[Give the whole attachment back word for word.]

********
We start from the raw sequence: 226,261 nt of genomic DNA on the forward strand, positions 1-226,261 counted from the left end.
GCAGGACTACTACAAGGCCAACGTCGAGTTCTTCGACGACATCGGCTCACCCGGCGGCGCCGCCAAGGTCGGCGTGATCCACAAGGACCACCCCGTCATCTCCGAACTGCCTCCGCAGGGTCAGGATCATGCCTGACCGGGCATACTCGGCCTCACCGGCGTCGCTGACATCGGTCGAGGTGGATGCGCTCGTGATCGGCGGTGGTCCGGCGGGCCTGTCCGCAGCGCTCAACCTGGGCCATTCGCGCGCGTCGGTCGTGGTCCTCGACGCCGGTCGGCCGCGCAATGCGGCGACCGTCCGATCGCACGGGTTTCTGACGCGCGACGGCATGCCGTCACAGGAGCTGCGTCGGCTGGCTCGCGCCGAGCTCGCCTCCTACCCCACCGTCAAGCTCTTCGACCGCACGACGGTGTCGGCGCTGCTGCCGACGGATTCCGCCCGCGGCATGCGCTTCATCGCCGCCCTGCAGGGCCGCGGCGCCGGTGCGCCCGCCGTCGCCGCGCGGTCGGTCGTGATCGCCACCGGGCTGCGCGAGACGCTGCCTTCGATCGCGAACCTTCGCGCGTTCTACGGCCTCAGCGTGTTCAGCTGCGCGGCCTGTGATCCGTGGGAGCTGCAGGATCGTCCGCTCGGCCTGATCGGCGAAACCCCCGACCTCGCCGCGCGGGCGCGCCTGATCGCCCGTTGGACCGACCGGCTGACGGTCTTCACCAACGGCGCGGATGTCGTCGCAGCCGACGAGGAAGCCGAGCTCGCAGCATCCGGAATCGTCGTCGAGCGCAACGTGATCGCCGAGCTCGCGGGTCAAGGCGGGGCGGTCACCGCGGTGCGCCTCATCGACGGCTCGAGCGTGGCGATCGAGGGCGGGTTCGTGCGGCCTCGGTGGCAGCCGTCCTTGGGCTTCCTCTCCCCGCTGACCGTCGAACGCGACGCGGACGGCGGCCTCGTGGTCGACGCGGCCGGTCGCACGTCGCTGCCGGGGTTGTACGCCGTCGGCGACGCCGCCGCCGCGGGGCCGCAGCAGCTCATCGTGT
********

We start from the raw sequence: 226,261 nt of genomic DNA on the forward strand, positions 1-226,261 counted from the left end.
GCAGGACTACTACAAGGCCAACGTCGAGTTCTTCGACGACATCGGCTCACCCGGCGGCGCCGCCAAGGTCGGCGTGATCCACAAGGACCACCCCGTCATCTCCGAACTGCCTCCGCAGGGTCAGGATCATGCCTGACCGGGCATACTCGGCCTCACCGGCGTCGCTGACATCGGTCGAGGTGGATGCGCTCGTGATCGGCGGTGGTCCGGCGGGCCTGTCCGCAGCGCTCAACCTGGGCCATTCGCGCGCGTCGGTCGTGGTCCTCGACGCCGGTCGGCCGCGCAATGCGGCGACCGTCCGATCGCACGGGTTTCTGACGCGCGACGGCATGCCGTCACAGGAGCTGCGTCGGCTGGCTCGCGCCGAGCTCGCCTCCTACCCCACCGTCAAGCTCTTCGACCGCACGACGGTGTCGGCGCTGCTGCCGACGGATTCCGCCCGCGGCATGCGCTTCATCGCCGCCCTGCAGGGCCGCGGCGCCGGTGCGCCCGCCGTCGCCGCGCGGTCGGTCGTGATCGCCACCGGGCTGCGCGAGACGCTGCCTTCGATCGCGAACCTTCGCGCGTTCTACGGCCTCAGCGTGTTCAGCTGCGCGGCCTGTGATCCGTGGGAGCTGCAGGATCGTCCGCTCGGCCTGATCGGCGAAACCCCCGACCTCGCCGCGCGGGCGCGCCTGATCGCCCGTTGGACCGACCGGCTGACGGTCTTCACCAACGGCGCGGATGTCGTCGCAGCCGACGAGGAAGCCGAGCTCGCAGCATCCGGAATCGTCGTCGAGCGCAACGTGATCGCCGAGCTCGCGGGTCAAGGCGGGGCGGTCACCGCGGTGCGCCTCATCGACGGCTCGAGCGTGGCGATCGAGGGCGGGTTCGTGCGGCCTCGGTGGCAGCCGTCCTTGGGCTTCCTCTCCCCGCTGACCGTCGAACGCGACGCGGACGGCGGCCTCGTGGTCGACGCGGCCGGTCGCACGTCGCTGCCGGGGTTGTACGCCGTCGGCGACGCCGCCGCCGCGGGGCCGCAGCAGCTCATCGTGT